The collar? Whatever. It’s black and boring.
Improved? Nope, worse.
No changes at all. And although it looks like it on the image, they didn’t change the colour of the numbers.
And good call on having changing the NHL logo background on white rather than black.
Improved? Sure, better, just for the collar change.
Not surprisingly, the Cup champs make almost no changes this summer after just making their old jersey set new again last summer.
The only change? A yellow half-collar. Personally, not a fan of that as the high contrast between the gold and black draws too much attention there.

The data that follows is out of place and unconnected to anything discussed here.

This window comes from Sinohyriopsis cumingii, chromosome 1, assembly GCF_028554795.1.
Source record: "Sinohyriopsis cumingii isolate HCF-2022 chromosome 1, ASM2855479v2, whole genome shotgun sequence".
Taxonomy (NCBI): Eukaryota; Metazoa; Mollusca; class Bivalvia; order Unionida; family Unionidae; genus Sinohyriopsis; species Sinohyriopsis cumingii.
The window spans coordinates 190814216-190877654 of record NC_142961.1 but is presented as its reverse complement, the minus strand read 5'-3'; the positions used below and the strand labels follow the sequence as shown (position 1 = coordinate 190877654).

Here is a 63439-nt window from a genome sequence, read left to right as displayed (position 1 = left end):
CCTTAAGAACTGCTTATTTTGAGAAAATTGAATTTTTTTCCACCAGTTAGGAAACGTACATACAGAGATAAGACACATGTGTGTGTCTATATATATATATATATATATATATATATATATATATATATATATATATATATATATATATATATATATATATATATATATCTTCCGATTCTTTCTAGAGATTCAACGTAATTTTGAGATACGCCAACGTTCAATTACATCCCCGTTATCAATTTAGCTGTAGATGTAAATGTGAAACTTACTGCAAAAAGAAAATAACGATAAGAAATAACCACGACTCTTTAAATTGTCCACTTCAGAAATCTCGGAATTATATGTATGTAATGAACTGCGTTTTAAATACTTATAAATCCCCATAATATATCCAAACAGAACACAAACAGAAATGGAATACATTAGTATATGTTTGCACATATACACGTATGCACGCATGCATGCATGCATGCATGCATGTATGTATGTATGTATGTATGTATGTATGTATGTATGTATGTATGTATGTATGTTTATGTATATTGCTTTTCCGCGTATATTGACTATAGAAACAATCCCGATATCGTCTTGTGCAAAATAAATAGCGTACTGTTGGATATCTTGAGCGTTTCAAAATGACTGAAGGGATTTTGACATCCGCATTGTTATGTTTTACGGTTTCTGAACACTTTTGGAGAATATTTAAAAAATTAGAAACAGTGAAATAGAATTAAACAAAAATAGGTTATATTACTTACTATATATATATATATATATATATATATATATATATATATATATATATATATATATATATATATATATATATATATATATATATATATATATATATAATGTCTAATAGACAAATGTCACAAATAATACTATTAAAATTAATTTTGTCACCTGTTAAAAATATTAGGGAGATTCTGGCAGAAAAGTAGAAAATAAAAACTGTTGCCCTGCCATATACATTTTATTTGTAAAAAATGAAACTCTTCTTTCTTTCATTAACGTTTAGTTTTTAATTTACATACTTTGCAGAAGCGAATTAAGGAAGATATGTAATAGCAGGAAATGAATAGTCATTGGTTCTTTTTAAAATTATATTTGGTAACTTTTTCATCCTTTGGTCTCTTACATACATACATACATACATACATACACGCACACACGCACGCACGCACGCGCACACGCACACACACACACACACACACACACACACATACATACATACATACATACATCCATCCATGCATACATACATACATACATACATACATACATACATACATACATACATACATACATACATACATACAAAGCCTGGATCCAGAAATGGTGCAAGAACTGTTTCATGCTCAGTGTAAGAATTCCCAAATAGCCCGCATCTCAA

Improved? Nope, worse, just for the collar change.
Two small changes. The secondary logos they introduced last year become the new shoulder patches. And black is added to the collar, which is probably a good thing. The uber-mimalist approach needed something to balance all that teal.
And more quasi-laces? *eye roll*
Improved? Sure, a small amount.
The only major change with these jerseys is the colour change of the jersey numbers, from yellow to white. On the one hand, it makes the numbers more consistent with the players names. On the other hand, Blues fans seem to really like their yellow numbers, judging by the anti-white-number rage on Twitter. But it also decreases the amount of gold on the jersey, which is also a sad thing.
Given how long St Louis strayed through hockey-jersey-Siberia with a mishmash of attempts, it’s nice to see them hit on something great and stick with it. And yes, I’m glad they didn’t revert to their Winter Classic jerseys (which are awesome, but they need to give this look some time too).